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New York Senate, Answer to Daniel D. Tompkins' address, [c4 October 1814]

The Answer of the Senate to the Speech of his excellency to the Governor.


The Senate at the close of their last session indulged with your Excellency in the pleasing expectation, that before this period the blessings of peace would have been restored to their country on terms consistent with its honor & Interest, they are however by subsequent events reluctantly compelled to bear testimony to the insincerity of the professions on which those reasonable expectations were founded.

They have seen the enemy while indulging in the vain hope that those professions would lead us into fancyed but fatal impressions of security applying his energies to a vigorous prosecution of the War, and they have seen too with regret although not with dismay, that after having thus added duplicity to outrage, he has conducted the contest in a manner in the least degree disgracefull to a civilized nation & totally repugnant to the established rules of legitimate Warfare.

That he is actuated by the most malignant hostility, that during the present season he contemplated the most extensive injury to the future welfare of our beloved country, if not the destruction of its constitution & the consequent prostration of our excellent political institutions, that intoxicated by the recent events in Europe which have given to the political complexion of the world ^a new character^ and seduced by his unlimited confidence in the invincibility of his Legions, he fondly hoped to carry victory into the very heart of the country & by the wide spread desolation which should mark his course to compel the american people if not to acknowledge the legitimacy of his authority at least to recognize & admit the supremacy of his power, must be obvious to all.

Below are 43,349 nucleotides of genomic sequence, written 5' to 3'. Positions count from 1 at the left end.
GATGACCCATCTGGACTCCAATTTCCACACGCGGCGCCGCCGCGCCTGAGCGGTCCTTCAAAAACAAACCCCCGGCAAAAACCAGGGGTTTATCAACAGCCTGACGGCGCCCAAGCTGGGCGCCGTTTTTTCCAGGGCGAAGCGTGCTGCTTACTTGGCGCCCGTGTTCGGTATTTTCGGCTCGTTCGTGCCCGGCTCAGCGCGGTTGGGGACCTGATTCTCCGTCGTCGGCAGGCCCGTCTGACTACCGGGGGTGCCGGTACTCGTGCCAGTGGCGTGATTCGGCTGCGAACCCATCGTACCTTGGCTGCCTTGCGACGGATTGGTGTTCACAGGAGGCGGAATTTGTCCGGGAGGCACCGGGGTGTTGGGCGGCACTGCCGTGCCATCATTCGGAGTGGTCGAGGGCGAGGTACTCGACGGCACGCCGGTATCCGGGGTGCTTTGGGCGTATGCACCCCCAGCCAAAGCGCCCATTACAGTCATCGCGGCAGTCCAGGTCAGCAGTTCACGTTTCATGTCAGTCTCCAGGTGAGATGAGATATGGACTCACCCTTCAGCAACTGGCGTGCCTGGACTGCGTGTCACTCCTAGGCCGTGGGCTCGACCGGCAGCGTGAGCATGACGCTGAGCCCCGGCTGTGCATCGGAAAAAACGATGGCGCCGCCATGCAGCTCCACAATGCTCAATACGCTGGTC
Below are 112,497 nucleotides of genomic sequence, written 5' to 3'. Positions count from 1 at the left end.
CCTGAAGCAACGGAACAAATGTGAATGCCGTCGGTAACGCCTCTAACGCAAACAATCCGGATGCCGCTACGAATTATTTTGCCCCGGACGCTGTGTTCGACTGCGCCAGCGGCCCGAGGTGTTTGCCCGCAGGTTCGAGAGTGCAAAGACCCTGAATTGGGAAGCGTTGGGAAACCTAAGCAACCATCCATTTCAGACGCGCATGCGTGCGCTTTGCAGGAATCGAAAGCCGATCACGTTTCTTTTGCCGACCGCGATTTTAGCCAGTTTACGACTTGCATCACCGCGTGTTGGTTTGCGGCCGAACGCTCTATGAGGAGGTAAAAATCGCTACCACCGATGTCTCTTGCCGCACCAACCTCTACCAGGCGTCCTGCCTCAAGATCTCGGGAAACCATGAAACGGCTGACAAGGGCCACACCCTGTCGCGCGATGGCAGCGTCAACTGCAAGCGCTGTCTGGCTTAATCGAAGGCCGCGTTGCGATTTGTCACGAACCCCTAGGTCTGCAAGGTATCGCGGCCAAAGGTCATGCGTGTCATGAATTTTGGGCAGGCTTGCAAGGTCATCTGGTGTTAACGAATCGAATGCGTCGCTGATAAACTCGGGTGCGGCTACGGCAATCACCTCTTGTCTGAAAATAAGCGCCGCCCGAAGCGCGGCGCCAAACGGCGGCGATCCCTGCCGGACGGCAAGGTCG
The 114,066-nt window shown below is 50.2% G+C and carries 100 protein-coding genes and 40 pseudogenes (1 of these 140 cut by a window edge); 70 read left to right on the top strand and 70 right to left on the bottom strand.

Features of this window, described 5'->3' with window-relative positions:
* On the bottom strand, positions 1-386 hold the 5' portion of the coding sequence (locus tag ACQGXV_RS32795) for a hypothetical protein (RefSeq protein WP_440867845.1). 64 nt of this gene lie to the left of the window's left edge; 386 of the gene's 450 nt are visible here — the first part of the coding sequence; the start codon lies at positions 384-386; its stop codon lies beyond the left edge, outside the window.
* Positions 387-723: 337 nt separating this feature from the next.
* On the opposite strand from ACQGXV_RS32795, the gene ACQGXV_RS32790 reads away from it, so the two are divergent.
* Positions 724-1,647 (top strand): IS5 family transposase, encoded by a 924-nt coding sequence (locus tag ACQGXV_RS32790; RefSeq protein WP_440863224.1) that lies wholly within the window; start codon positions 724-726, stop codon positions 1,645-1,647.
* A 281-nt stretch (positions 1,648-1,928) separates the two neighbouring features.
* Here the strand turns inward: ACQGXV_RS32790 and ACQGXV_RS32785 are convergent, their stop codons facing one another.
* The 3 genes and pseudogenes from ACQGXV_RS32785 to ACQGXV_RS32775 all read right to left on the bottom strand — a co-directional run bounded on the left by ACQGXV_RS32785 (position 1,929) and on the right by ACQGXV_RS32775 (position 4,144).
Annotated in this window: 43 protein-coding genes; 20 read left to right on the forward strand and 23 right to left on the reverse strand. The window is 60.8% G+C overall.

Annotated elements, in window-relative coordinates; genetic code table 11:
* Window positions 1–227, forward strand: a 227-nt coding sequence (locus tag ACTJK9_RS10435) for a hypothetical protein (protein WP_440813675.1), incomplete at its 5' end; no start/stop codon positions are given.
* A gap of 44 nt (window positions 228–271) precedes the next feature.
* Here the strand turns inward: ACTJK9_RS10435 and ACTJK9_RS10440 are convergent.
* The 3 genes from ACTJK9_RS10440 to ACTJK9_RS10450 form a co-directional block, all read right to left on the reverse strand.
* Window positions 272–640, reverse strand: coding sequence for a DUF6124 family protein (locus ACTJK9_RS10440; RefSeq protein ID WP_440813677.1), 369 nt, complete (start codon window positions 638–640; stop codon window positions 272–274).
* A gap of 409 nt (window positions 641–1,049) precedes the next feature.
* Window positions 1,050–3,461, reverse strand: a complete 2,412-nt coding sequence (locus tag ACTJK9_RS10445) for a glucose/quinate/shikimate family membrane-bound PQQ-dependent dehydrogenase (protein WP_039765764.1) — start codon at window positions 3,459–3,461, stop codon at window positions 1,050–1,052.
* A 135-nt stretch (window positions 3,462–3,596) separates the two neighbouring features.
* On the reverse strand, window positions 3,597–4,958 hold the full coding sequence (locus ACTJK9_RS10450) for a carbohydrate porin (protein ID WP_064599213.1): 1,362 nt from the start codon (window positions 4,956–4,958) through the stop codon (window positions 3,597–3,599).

The Senate therefore in common with your excellency and as they hope the whole American people "cannot but exhult that thus far we have sustained the Shock with firm & gathered laurels from the Strife," that although he has succeeded in pem^n^etrating to the Capital & in the conflagration of the monuments of art with which by the enterprise & public Spirit ^of the nation^ it had been adorned, his success has before this time been embittered by with the reflection that by their blaze he has kindled a flame of patriotism, which pervaded every section of the union, by which he has been severely scorched at Baltimore & which threatens his compleat annihilation at p every assailable point of the union to which his ambition or his resentment may lead him.

The Senate have witnessed with the same emotions, with the same enthusiastic admiration evinced by your excellency, the brilliant exploits atchieved by our army & navy during the present campaign, atchievements, which in their consequences have been so immediately & extensively beneficial to our frontier citizens, atchievements which will not loose in ^the^ comparison with the most gallant efforts of the veterans of the old world, exploits that have pierced the gloom which for a season obscured our political horizon & dispelled the fearfull forebodings which past disasters had excited, exploits which have fully maintained if not enhanced the proud & enviable fame of our gallant tars, which have covered the actors in those bright scenes with never fading laurels and which will, untill public gratitude ceases to be a public virtue ensure the highest testimonials which a free people can yield to freemen. Unceasing reverence for the memory of those who have dyed on the field of honor & acts of unceasing gratitude & esteem for towards their noble survivors.